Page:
BROOKSVILLE — Officials with Hernando County and Corrections Corporation of America agreed late Wednesday on who owns most of the equipment and furnishings at the county jail, which CCA is vacating next month.
The agreement avoids legal action the county had threatened against the company, which has run the jail for 22 years.
The County Commission on Tuesday had set a 5 p.m. Wednesday deadline for an agreement or the county was going to sue. Hour by hour negotiations over the terms of the agreement continued throughout the day, according to Jean Rags, acting county administrator while David Hamilton is out on furlough.
"We've got an agreement,'' Rags said about an hour before the deadline arrived.
Sheriff Richard Nugent is taking over the jail at the end of August, but time was running out to make the transition smooth with the inventory questions unsettled.
On Tuesday, commissioners discussed whether to end negotiations over the remaining disputed items and go to court to stop CCA from removing property.
Chairman John Druzbick expressed concern that CCA had threatened to begin moving items out of the facility next week, and he worried that needed security devices might disappear putting the jail staff, inmates and the community at risk.
A divided commission voted to give the sides one more day to try to reach an amicable conclusion with Druzbick and Commissioner Dave Russell voting no.
After Tuesday's meeting, CCA official Natasha Metcalf e-mailed the county to say that there had been a misunderstanding and CCA had no intention of taking out anything critical to the day-to-day operation of the facility until the contract ends at the end of August.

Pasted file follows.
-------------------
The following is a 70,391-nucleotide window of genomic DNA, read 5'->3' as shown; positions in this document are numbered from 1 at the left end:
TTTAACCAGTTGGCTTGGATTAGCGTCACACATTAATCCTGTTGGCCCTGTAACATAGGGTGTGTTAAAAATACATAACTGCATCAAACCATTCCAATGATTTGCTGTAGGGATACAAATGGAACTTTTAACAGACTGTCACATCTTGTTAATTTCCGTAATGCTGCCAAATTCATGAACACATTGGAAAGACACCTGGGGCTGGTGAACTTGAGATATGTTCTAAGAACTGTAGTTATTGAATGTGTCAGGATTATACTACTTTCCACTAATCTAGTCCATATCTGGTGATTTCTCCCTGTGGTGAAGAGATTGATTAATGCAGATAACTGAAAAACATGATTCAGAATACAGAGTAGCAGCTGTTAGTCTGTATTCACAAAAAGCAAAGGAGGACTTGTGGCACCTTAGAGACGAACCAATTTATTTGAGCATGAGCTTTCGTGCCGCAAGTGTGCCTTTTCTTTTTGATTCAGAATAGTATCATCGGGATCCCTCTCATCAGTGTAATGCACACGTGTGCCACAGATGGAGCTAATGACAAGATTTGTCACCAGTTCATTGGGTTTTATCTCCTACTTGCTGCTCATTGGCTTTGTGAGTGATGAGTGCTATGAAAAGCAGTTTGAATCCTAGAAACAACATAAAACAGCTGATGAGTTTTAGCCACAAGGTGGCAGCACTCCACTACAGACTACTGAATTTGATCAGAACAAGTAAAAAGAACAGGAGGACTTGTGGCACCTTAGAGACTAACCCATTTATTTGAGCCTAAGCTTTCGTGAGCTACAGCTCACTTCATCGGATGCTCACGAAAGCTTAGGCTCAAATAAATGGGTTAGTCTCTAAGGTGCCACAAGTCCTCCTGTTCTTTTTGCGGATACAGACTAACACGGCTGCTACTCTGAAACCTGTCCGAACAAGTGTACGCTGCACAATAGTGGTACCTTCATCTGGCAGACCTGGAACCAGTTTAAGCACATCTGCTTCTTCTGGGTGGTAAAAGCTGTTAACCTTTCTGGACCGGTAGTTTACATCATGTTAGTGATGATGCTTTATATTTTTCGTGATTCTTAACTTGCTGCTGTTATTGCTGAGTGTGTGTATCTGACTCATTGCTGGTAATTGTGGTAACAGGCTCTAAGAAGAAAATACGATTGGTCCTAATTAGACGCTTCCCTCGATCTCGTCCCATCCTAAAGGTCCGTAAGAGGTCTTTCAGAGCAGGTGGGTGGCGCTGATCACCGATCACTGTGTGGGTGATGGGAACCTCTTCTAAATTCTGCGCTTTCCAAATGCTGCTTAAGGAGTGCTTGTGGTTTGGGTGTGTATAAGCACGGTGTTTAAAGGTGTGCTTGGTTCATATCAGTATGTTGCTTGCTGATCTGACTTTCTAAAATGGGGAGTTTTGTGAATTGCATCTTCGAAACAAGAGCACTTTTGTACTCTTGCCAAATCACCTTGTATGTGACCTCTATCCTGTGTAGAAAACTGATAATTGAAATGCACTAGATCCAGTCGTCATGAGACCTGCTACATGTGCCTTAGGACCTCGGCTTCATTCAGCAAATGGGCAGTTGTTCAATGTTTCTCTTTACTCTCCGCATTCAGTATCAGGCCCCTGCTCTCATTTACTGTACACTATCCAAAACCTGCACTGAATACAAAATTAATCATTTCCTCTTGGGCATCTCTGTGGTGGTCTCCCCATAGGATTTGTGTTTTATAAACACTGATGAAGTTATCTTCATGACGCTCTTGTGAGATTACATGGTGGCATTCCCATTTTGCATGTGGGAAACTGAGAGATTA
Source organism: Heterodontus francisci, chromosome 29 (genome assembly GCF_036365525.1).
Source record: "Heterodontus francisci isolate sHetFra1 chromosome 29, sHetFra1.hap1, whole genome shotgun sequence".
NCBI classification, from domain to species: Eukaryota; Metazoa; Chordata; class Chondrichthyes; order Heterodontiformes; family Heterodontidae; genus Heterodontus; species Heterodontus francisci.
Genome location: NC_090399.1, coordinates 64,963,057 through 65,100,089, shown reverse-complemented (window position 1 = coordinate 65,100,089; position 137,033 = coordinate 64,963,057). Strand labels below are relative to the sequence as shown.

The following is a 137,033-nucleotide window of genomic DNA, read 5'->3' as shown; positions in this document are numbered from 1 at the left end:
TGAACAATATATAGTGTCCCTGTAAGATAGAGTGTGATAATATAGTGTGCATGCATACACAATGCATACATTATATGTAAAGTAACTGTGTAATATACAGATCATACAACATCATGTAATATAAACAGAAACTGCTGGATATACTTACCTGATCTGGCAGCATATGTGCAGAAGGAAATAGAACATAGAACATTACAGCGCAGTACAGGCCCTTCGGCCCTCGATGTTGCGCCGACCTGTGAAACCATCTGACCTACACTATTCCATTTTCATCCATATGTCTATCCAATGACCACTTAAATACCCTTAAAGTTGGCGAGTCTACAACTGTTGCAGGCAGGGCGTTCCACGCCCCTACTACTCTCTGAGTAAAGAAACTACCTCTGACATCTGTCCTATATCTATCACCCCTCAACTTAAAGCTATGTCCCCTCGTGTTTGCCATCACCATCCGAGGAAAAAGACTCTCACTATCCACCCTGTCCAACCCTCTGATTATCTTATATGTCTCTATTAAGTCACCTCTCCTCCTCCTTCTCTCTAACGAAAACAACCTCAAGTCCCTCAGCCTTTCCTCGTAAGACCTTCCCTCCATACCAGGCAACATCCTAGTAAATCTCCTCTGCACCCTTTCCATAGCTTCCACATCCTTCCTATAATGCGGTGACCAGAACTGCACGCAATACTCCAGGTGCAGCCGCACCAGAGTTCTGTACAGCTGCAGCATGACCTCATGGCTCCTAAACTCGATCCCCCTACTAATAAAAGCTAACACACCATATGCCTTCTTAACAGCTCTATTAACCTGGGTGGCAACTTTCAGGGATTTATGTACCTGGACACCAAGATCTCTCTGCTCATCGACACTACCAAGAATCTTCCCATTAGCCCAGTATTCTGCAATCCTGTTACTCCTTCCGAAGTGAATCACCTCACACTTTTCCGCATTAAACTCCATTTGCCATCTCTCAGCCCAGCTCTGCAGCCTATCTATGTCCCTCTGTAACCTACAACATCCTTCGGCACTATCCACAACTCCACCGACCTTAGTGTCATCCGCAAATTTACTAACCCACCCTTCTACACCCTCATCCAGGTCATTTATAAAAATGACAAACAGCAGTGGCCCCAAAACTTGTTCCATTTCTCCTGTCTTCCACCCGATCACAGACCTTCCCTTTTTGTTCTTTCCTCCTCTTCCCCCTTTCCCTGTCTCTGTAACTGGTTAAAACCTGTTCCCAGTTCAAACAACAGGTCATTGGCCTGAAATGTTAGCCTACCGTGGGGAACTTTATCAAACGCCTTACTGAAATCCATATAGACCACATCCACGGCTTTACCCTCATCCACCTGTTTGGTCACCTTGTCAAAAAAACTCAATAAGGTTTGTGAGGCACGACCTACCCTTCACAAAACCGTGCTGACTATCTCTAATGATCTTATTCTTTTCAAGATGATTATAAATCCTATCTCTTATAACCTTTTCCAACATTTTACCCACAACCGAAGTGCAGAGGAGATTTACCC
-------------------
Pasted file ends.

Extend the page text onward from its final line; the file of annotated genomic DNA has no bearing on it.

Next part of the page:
Negotiations began in earnest.
On Wednesday, all parties agreed to a list of items that CCA owns and can take out of the facility at any time. But everything else falls under another portion of the agreement.
CCA will not remove any other items from the jail until the county's takeover late next month. At that point, the items that belong to CCA that the company plans to leave and the county plans to use will be appraised so that the county can reimburse CCA.
Items that belong to CCA that the county doesn't want must leave with CCA, Rags said.
Ownership of some items, such as the much-talked-about $30,000 dishwasher, are still in dispute.
The agreement does not speak to the still ongoing debate over how much of the jail repairs and upgrading is the financial responsibility of CCA and how much is the county's responsibility.
In an earlier volley of proposed inventory solutions, CCA tried to tie the topics, but the county attorneys were unwilling to do that and commissioners were not interested.
Druzbick said he was thrilled that negotiations had been successful.
"Did I want to have an injunction and have it get to that point? No,'' he said. But he noted that he wanted to be sure that the county's interests were looked after and no one would be put at risk if needed equipment were hauled away.
Barbara Behrendt can be reached at email@example.com or (352) 848-1434.